Tethered Shooting for Macro Photography

Cover image

Macro photography demands a high amount of precision from the photographers since the available depth of field is very limited with the close distance to the subject and already small movements of the camera can result in the subject being out of focus. These movements do not only occur when recomposing the image or through movements of the subject itself, but also unintentionally while adjusting camera parameters. This is especially true as most macro subjects are not present at a usual human working height (tabletop) but often on the ground or other hard to reach places, where fine-grained control of the camera becomes even more challenging. Finally, another issue is that it is quite hard to focus correctly in such situations with the tiny viewfinders and screens on the backs of the cameras. So it is a tough problem to end up with tack-sharp macro photos.

Some of the aforementioned issues can be addressed by using a tripod for shooting macro photos. But even with a tripod, touching the camera for fiddling around with the menus easily results in slight movements and hence out of focus photos.

This is the time where tethered shooting can greatly improve the situation. The idea behind tethered shooting is that you connect your camera to an external device like a laptop, tablet or smartphone and then use this device for some of the camera’s functionality, e.g. pressing the shutter and reviewing the resulting photo on a much bigger screen. Usually, setting up the camera, laptop and the wired connection and then being limited by the cable length is not an option with the resulting setup time and inflexibility but as taking macro photos is usually a slow business at the same place, this is not a real issue here.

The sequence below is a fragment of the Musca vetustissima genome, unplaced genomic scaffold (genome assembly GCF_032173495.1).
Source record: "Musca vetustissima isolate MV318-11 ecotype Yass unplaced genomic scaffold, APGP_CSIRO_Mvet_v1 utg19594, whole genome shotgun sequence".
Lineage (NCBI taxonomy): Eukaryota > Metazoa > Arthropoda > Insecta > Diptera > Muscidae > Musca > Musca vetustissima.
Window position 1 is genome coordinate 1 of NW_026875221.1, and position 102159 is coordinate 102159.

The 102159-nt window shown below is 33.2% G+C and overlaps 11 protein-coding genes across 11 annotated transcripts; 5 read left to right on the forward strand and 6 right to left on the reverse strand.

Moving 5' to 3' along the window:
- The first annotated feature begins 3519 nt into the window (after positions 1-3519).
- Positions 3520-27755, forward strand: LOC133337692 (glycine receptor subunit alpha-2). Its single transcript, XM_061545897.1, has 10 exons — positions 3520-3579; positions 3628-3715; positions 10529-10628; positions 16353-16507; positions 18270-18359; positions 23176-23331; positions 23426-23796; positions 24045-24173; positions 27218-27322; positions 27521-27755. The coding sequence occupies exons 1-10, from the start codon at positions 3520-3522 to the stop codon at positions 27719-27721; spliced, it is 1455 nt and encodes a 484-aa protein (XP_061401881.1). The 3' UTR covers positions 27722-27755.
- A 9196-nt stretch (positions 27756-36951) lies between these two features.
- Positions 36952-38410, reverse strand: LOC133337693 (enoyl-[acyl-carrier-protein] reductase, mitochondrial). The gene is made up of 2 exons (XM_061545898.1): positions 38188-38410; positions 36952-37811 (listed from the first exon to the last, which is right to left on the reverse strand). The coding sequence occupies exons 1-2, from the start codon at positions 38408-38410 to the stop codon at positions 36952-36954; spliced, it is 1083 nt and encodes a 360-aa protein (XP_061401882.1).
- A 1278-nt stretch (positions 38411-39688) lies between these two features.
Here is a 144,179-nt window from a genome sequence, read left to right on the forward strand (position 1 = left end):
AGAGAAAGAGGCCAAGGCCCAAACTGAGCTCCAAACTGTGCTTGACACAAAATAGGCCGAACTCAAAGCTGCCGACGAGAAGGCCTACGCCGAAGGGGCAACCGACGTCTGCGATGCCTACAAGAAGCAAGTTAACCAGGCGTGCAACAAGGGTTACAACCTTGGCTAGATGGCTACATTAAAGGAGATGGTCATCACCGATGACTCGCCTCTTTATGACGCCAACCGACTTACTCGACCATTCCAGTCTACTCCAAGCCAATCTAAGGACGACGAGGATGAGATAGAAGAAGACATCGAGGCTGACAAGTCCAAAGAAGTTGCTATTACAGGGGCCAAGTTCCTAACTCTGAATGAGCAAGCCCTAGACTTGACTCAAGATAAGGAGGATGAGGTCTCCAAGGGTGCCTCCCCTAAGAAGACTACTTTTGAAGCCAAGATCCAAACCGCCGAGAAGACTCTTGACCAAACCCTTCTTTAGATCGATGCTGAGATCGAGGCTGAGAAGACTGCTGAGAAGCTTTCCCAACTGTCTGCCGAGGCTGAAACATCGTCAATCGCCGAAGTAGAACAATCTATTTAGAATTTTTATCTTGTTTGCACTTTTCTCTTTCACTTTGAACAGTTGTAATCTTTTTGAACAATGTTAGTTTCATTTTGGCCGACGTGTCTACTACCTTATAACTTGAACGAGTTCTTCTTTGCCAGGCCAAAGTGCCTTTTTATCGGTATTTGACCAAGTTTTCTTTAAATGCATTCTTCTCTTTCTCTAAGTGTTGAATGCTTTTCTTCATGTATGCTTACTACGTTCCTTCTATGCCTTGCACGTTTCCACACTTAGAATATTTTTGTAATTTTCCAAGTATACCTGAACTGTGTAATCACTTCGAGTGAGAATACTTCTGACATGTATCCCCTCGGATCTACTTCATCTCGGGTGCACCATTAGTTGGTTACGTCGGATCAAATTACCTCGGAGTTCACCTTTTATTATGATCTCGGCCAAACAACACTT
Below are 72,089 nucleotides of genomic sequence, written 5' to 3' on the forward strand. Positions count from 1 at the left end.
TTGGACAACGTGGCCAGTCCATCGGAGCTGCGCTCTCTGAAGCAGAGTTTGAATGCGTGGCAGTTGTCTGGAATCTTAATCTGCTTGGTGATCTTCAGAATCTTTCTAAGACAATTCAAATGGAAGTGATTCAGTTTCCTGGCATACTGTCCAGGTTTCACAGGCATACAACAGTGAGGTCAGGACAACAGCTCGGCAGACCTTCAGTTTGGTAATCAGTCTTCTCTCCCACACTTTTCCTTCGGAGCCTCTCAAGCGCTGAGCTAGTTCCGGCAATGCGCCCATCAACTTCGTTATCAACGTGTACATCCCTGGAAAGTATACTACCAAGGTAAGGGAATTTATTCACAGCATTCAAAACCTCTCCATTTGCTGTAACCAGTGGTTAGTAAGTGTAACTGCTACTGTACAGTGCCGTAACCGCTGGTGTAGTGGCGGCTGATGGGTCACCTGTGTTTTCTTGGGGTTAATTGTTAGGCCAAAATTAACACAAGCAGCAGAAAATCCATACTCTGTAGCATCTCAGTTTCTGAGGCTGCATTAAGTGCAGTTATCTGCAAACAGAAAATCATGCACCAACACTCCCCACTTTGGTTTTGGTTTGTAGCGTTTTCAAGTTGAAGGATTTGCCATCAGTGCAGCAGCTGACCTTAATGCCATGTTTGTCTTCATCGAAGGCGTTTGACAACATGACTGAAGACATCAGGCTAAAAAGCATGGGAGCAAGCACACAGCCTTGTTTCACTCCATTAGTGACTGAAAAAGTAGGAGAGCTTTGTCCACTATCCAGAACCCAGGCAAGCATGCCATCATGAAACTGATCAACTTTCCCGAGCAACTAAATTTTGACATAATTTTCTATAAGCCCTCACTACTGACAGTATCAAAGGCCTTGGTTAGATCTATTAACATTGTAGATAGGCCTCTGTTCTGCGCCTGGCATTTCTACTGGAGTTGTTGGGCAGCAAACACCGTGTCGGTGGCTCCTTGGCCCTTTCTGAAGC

During the last years many options for tethered shooting have emerged but the available functionality differs considerably and some solutions are more useful for macro photography than others. To my mind the following features are required for providing a real help with macro photography:

  1. Live view: Live view of the camera image on the tethering device for composing and defining the focus.
  2. LV 100% zoom: 100% zoom in live view for accurate focusing.
  3. Zoom position: Free position of the zoomed view in the whole live view image. Usually the subject is not in the center of the image…
  4. Camera control: Control of common camera parameters like aperture and shutter speed to avoid touching the cameras as much as possible.
  5. Focus: Setting the focus automatically and manually inside the tethering software.
  6. Review: Instant review of captured images with full size to review focus and DOF.

Considering these requirements I have evaluated a few available tools for my personal use. In the following paragraphs I will share my experience with these tools. As I currently own a Macbook and an Android tablet as portable tethering devices the selection of tools is limited to these platforms.

Adobe Lightroom

Lightroom screenshot

Link - Commercial

Lightroom provides tethering support since some time and has support for a wide variety of cameras. Many photographers would probably prefer using Lightroom as a “one size fits all” solutions so that no additional software needs to be used. Unfortunately, only a minority of the requirements for macro photography are fulfilled.

  1. Live view: no